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    Veto Risk Rises in SCHIP Bill

    The cigarette tax legislation, being worked out in Congress, still does not meet the White House's approval.

    WASHINGTON -- As the deadline for renewal looms for the State Children's Health Insurance Program, (SCHIP), a program that provides health insurance to low-income children, a bill is being constructed that would provide health insurance for 4 million children by increasing the deferral excise tax on cigarettes, The New York Times reported.

    The bill, being created by Senate and House negotiators, has a framework for a compromise, which resembles a bill passed by the Senate with bipartisan support. However, the bill is sure to catch the attention of President Bush, who said similar legislation is a step "down the path to government run health care or every American," the Times reported.

    "The House and the Senate still appear to be far away from legislation that we would find acceptable," Tony Fratto, White House spokesman, told the paper.

    Republicans state they will be called to support the compromise, but if a presidential veto comes to the bill, there could be enough votes in the House to sustain the veto.

    Congressional aides worked through the weekend to find compromises on the House and Senate bills. While some details have yet to be decided, aides told The Times that Congress would approve the compromise before the fiscal year ends on Sept. 30.

    "I'm increasingly optimistic that we're going to have a deal. The House and Senate are working day and night to put together a framework that both Democrats and Republicans can support," Sen. John D. Rockefeller IV (D-W.V.) told the paper.

    While neither the House nor Senate will see all its provisions come to fruition in the compromise, Rockefeller said "we are close to a compromise that will protect the health and future of millions of children."

    The compromise is predicted to pick up Republican votes in the House, however, not enough to override a presidential veto, according to republicans. A two-thirds majority is needed to override a veto from the president -- a total of 290 votes if all representatives are voting, the report stated.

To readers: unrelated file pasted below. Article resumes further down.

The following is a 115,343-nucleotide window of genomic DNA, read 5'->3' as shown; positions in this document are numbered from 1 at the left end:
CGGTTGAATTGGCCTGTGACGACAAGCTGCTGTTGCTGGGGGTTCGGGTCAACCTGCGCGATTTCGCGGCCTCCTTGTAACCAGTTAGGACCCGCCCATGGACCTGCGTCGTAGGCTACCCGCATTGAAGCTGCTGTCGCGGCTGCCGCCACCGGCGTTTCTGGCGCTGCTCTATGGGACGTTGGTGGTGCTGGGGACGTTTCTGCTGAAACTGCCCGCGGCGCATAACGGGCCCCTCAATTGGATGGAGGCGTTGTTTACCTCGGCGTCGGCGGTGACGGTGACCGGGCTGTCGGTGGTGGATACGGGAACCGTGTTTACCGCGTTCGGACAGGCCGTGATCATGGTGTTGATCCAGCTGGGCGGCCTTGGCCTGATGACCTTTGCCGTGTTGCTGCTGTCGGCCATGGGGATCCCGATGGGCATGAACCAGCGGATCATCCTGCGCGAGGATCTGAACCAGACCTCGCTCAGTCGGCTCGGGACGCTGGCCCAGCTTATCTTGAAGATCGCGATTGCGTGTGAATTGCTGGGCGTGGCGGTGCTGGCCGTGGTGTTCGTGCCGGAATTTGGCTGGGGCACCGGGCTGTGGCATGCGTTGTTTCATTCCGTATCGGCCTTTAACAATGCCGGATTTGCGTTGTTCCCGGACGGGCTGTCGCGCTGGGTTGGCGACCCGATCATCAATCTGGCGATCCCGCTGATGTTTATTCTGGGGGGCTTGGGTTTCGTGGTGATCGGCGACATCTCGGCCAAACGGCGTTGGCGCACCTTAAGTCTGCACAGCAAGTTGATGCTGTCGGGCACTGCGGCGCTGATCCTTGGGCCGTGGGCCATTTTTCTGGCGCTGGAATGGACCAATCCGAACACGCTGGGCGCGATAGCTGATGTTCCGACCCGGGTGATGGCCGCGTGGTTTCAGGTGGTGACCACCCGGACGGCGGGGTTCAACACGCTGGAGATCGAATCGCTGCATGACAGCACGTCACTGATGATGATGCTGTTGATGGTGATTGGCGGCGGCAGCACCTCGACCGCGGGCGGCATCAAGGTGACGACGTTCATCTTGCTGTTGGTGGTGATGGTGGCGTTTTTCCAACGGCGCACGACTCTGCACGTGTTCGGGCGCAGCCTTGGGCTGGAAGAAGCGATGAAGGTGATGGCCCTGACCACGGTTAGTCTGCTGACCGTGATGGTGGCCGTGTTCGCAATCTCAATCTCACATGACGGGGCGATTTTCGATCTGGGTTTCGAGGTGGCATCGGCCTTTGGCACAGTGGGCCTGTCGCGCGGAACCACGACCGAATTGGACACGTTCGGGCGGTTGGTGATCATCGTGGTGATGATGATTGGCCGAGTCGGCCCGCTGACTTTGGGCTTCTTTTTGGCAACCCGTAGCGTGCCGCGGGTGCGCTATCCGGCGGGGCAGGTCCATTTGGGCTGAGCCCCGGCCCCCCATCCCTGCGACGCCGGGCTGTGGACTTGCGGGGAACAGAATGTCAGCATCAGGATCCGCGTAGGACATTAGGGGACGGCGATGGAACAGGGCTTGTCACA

With the deadline for the renewal looming, governors from both sides have urged action. Gov. Sonny Perdue of Georgia, and Gov. Kathleen Sebelius of Kansas wrote in a letter that said, "For the health and moral reasons, Congress must pass and the president must sign a reauthorization of the program by Sept. 30."

    If it is not done, "it will be virtually impossible for states to continue coverage for children already enrolled," according to the letter. By Oct. 1, 12 states would have no federal money available, according to the Congressional Research Service, while 23 other states would run out of money in the coming year, the report stated.

    The frameworks provides $60 billion for SCHIP during the next five years -- approximately the same as the Senate bill; $35 billion more than the current level of sending; $15 billion less than House provisions; and $30 billion more than the White House wanted, according to the report.

    "We have issues veto threats against both the House and Senate bills," Fratto said. "So the House moving forward the Senate position is not sufficient."

    The bill also stands to highlight the differences between President Bush and Congress. "If the president signs the bill we present to him, it's a major accomplishment," Rep. Rahm Emanuel (D-Ill.) told The Times. "If he vetoes the bill, it's a political victory for us. Public opinion polls show strong support for expanding kids' health coverage."

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